Education Reform

Too often, the traditional public-school model fails students and teachers. Charter schools, scholarship tax credits, and merit pay are giving students a better education and teachers a better career.

<p>Too often, the traditional public-school model fails students and teachers. Charter schools, scholarship tax credits, and merit pay are giving students a better education and teachers a better career. </p>

Mark your calendar for Friday, September 28, when the feature film Won’t Back Down hits theaters. Based on real events in California, the movie depicts a group of parents’ efforts to reform a failing school.
 

One of the perks of being a dad is that your children keep you current on popular culture. My son worked his way through the Harry Potter series this summer and informed me that “rememberalls” are small orbs to help you remember things and you can eat chocolate frogs, if they don’t hop away first.

He told me about the Mirror of Erised, which appears in the first of the seven-book series, and is a mirror that allows Harry to see exactly what he wants to. Everyone who looks into the mirror sees what they want to see.

You may be among the thousands of Arizona parents who bought pencils, notebooks, and backpacks last month to help your kids get ready for that first day of school. But with all the supply checklists, did you remember to check the grade for your child’s school?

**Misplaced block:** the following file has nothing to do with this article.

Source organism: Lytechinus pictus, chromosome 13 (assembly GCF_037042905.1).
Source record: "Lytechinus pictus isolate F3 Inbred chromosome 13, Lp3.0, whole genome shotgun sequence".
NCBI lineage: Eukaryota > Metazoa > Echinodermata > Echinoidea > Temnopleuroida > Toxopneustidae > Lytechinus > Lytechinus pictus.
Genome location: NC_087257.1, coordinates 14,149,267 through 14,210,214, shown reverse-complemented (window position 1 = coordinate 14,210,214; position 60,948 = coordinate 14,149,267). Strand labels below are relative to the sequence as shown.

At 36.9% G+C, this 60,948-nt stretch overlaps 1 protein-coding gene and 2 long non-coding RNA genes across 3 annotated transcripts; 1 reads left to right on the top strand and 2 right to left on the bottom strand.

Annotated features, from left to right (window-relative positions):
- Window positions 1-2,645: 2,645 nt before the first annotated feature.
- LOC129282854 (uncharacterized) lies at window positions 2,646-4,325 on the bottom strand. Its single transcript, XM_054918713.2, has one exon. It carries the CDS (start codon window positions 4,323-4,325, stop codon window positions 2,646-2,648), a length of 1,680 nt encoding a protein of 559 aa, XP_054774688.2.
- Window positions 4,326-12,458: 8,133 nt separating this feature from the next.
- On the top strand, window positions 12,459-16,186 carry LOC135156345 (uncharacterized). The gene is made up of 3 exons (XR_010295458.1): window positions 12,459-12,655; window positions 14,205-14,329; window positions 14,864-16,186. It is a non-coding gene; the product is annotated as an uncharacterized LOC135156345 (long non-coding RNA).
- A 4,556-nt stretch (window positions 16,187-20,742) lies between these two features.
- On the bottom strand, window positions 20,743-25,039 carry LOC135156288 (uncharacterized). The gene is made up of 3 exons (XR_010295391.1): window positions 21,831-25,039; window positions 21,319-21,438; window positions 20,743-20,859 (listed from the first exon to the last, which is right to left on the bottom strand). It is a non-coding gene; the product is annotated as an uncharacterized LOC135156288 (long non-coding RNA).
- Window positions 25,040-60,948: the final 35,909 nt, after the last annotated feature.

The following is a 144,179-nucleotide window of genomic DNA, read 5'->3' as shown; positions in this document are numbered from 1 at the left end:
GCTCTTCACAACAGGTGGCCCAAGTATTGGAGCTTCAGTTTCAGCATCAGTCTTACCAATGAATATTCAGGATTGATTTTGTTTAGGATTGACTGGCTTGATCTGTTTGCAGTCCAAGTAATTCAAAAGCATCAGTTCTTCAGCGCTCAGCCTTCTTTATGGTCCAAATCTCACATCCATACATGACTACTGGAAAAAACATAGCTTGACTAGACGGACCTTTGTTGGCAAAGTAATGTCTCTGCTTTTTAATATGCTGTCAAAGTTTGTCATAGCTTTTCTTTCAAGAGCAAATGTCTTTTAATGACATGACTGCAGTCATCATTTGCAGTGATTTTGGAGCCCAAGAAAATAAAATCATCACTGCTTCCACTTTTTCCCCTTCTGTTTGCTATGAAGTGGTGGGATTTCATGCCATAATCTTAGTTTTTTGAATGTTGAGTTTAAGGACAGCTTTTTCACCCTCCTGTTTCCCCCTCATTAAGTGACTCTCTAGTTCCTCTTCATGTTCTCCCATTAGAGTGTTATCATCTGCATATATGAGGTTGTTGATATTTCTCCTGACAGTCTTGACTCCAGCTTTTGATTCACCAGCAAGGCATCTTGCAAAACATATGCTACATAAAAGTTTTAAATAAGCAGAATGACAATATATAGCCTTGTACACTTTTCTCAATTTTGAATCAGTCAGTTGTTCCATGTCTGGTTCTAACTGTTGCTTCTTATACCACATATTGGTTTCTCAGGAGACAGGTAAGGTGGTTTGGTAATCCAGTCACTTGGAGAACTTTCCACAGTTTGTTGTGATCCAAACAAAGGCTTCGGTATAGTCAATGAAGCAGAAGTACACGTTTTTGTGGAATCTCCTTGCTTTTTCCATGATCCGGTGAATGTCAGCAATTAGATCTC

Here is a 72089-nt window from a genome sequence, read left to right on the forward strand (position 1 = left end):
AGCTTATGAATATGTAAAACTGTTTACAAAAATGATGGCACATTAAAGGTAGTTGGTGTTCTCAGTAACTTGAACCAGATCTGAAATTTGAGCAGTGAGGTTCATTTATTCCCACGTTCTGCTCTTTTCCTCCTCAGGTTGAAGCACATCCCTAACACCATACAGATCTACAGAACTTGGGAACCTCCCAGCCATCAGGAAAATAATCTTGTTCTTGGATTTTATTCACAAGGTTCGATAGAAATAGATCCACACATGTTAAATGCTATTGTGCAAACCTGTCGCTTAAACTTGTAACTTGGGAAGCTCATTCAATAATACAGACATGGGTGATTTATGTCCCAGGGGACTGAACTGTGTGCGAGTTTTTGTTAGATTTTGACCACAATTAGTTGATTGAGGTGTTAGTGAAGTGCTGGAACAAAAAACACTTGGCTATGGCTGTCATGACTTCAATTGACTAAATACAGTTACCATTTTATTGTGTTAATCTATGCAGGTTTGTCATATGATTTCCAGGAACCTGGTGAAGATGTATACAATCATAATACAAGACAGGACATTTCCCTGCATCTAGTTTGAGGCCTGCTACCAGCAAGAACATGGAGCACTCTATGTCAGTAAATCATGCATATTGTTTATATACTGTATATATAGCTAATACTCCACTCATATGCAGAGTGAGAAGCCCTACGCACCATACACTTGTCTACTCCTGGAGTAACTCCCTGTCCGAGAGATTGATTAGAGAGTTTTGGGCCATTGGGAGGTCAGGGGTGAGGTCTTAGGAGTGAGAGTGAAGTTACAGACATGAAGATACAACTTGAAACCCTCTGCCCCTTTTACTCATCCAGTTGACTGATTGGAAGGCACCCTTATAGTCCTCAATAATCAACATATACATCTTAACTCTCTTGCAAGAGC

As the evidence about the benefits of school choice accumulates, opponents start inventing new arguments.

For years, opponents of school choice have argued that voucher programs would drain taxpayer resources from public education. But it turns out they got things backwards. A new report by Dr. Susan Aud finds that school choice programs have led to substantial savings for public schools and steady increases in per-student spending.

Arthur Levine, former President of the Teachers College of Columbia University, has issued no-holds barred critiques of teacher training and school leadership training. This month Levine released an overview of researcher training in the nations colleges of education.

Senator Hillary Clinton recently unveiled a proposal for a new $10 billion federal program to offer preschool for all children. But, the Clinton plan is based on two flawed assumptions; first, that preschool is an essential component of all children's early education; second, that it's the federal government's responsibility to promote and manage it.

Since Arizona blazed the trail for tuition scholarship tax credits in 1997, Florida, Iowa, Pennsylvania and Rhode Island have followed our example with programs of their own. More states will likely follow in the next few years.

This year the Arizona legislature is considering an improvement to the individual tax credit law that would allow taxpayers to contribute to scholarship organizations up to the April 15th tax filing deadline, similar to an Individual Retirement Account. Currently, a contributor must take action by December 31st.

Political commentators use the term "Dukakis in the Tank" as shorthand for a public relations effort that backfires. Arizona is in the midst of a home-grown version.

On August 15th, the Arizona Department of Education (ADE) issued a press release proclaiming "Horne: Latest ACT College Entrance Exams are Further Proof that Arizona Students Perform Above the National Average."

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